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Big Pit and Rock Bottom

The last third part of the second act is going to be the most important part of your script. During this point, your protagonist has been through a challenging journey and the stakes have never been higher. Depending on the length of the script, your Big Pit and Rock Bottom beats are either going to be 15 pages apart from each other or kind of close together, but not too close. As I've mentioned in a previous blog, Big Pit (which usually happens 75 mins in, but again varies on the script) is where either the A story (the main goal) or the B story (love character or subplot) fails. Usually in most cases, the B story fails, but you don't have to get rid of the B story! Rock bottom, on the other hand, is where the protagonist loses everything. It's their "woe is me!" moment. At that point, they realize what they need to do to reach their goal.

Going back to one of my favorite examples, Shrek, the Big Pit is when Shrek overhears Princess Fiona and Donkey's conversation, he heads to Duloc, and gives Lord Farquad to her. Donkey even persuades Shrek to go after her, but Shrek refuses. During the Rock Bottom moment, Shrek returns to his empty swamp, isolates himself from the others, despite Donkey trying to split the swamp in half. (After all he did half the work.) Meanwhile Fiona prepares to wed Farquad.

In Click, perhaps the Big Pit moment was when Michael finds out that his father passed away, but he can't rewind to that moment because he wasn't there, so instead he rewinds to the last time he saw his father. Unfortunately, his last moments with his father weren't great because he was focused on working. When his father stops by for a visit and tries to spend time with him, Michael observes his past self denying to spend time with him, even when his father offers to show him how he did the quarter trick. Michael becomes upset when he sees his past self snap at his father and send him away. Using the remote, he rewinds over and over his father's last words, "I love you son." He presses the pause button and replies, "I love you too dad." Overcome with guilt, he asks the remote to take him to a happy place, which turns out to be his sons wedding. He gives a heartfelt toast to the his son and his bride. Moments later, while dancing with his ex wife, he overhears his daughter refer his ex wife's new husband, "Dad." and he has a heart attack, which results to a rock bottom point.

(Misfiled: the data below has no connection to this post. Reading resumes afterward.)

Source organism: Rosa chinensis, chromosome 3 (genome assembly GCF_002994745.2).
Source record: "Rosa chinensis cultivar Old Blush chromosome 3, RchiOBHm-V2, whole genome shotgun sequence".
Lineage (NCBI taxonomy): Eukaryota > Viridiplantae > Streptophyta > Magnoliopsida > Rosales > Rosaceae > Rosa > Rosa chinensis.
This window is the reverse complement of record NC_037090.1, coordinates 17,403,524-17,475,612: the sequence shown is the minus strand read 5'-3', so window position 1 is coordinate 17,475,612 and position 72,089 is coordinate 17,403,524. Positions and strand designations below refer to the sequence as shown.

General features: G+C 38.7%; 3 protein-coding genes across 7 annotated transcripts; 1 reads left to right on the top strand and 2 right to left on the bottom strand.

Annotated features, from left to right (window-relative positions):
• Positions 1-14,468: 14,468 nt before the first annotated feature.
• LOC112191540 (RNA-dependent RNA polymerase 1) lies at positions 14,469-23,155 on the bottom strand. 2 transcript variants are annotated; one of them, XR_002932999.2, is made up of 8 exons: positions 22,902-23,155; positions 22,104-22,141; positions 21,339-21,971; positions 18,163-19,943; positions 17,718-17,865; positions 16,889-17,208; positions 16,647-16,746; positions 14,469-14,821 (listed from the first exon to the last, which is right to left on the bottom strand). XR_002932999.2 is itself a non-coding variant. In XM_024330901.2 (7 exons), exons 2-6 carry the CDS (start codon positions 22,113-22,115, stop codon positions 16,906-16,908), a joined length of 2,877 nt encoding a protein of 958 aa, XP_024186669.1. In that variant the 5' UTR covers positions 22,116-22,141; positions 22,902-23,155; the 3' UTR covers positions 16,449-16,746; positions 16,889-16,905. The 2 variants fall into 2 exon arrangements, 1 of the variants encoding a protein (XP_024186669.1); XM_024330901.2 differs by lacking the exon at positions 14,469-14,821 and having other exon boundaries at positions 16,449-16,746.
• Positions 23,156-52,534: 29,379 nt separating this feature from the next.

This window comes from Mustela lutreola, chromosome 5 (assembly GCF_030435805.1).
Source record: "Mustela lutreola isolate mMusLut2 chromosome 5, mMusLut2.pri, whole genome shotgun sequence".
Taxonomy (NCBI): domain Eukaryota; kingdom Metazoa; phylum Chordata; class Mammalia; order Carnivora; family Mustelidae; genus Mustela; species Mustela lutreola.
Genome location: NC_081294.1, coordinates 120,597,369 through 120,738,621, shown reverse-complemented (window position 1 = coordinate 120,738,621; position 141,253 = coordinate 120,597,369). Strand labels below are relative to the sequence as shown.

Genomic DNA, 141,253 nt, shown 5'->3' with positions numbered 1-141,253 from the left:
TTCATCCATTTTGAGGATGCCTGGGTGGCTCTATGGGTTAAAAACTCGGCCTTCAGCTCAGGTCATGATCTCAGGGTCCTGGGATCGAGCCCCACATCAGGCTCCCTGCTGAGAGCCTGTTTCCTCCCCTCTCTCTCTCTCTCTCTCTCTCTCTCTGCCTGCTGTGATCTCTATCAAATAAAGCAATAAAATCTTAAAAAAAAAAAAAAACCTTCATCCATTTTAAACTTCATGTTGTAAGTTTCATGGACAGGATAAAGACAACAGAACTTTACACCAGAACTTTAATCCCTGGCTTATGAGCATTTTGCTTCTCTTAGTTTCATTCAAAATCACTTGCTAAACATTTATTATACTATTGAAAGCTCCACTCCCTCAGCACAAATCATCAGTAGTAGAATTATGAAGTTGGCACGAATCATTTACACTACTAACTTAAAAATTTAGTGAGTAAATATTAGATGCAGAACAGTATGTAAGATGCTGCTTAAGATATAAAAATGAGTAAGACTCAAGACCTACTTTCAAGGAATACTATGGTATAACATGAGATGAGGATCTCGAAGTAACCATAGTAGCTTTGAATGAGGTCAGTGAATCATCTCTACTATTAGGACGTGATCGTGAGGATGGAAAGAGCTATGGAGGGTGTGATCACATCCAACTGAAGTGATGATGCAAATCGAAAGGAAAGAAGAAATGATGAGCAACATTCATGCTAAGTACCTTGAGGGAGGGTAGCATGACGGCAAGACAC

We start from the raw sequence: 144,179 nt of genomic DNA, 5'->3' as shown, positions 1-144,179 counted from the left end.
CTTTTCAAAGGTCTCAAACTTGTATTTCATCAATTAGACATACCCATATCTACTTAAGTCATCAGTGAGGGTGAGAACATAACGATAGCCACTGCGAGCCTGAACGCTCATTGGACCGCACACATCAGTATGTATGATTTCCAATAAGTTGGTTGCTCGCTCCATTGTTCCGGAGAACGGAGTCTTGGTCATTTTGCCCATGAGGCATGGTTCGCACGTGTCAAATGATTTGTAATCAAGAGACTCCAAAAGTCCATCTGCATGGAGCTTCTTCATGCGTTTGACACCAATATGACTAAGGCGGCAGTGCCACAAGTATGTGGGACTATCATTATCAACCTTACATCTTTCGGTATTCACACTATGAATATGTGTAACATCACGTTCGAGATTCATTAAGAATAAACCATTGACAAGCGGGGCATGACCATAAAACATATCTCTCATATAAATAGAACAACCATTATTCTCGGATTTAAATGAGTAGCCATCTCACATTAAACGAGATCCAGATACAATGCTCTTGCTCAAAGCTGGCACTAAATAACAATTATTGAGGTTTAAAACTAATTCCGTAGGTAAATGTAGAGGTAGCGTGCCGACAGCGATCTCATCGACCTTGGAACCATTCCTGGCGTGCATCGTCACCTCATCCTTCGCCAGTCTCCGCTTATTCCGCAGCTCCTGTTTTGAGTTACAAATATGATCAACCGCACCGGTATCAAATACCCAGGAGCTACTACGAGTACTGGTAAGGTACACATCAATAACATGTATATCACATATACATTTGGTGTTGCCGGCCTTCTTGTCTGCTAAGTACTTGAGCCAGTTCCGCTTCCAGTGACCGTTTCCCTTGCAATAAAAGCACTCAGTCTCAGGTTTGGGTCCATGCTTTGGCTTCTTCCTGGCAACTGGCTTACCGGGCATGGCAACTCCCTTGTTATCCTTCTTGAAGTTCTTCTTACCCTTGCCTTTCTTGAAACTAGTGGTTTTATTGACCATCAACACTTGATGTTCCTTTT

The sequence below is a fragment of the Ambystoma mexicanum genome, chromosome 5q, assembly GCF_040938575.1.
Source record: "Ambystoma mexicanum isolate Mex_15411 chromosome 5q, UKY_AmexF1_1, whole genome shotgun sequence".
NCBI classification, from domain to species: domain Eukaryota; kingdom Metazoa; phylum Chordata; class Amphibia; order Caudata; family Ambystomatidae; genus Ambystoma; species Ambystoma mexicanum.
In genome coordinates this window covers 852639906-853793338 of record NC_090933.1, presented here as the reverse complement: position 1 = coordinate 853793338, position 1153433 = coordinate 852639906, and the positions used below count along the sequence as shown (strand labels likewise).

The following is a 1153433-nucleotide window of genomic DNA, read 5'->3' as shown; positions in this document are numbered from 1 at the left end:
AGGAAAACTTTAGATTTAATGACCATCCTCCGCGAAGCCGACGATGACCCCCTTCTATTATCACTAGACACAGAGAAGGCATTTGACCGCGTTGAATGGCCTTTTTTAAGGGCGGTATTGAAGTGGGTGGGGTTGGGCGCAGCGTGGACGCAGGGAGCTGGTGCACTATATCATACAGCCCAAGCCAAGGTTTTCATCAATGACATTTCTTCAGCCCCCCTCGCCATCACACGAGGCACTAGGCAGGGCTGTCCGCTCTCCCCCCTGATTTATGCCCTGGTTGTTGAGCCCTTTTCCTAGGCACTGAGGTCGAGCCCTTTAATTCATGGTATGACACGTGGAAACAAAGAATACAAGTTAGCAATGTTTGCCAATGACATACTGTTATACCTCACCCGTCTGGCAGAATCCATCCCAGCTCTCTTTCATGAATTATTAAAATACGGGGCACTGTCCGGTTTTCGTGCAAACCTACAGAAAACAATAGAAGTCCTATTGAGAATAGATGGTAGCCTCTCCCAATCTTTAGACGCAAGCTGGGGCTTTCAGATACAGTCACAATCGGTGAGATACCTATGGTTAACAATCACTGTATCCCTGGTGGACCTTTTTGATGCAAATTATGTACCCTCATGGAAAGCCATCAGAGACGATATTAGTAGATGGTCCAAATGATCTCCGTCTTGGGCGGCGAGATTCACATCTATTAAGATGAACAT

In Mean Girls, Regina George finds out the Swedish protein bars she's been eating, in fact aren't used to make her thinner, she goes on a tangent and adds her picture to the burn and turning the other plastics against her. She spreads the pages of the burn book around the school, causing chaos! Fights break out and all the students are forced to go to an assembly and apologize to each other! Worst case of all, Cady steps down as the new plastic and fesses up to her instructor that she wrote the burn book, so the B story, again, is lost.

Hopefully these examples gave you a better idea of how to craft the big pit and rock bottom moments. A huge thing to note is not to have your big pit then jump to the rock bottom point, because it's not going to run smoothly in the script. If you have any questions, feel free to reach out to me! More than happy to help!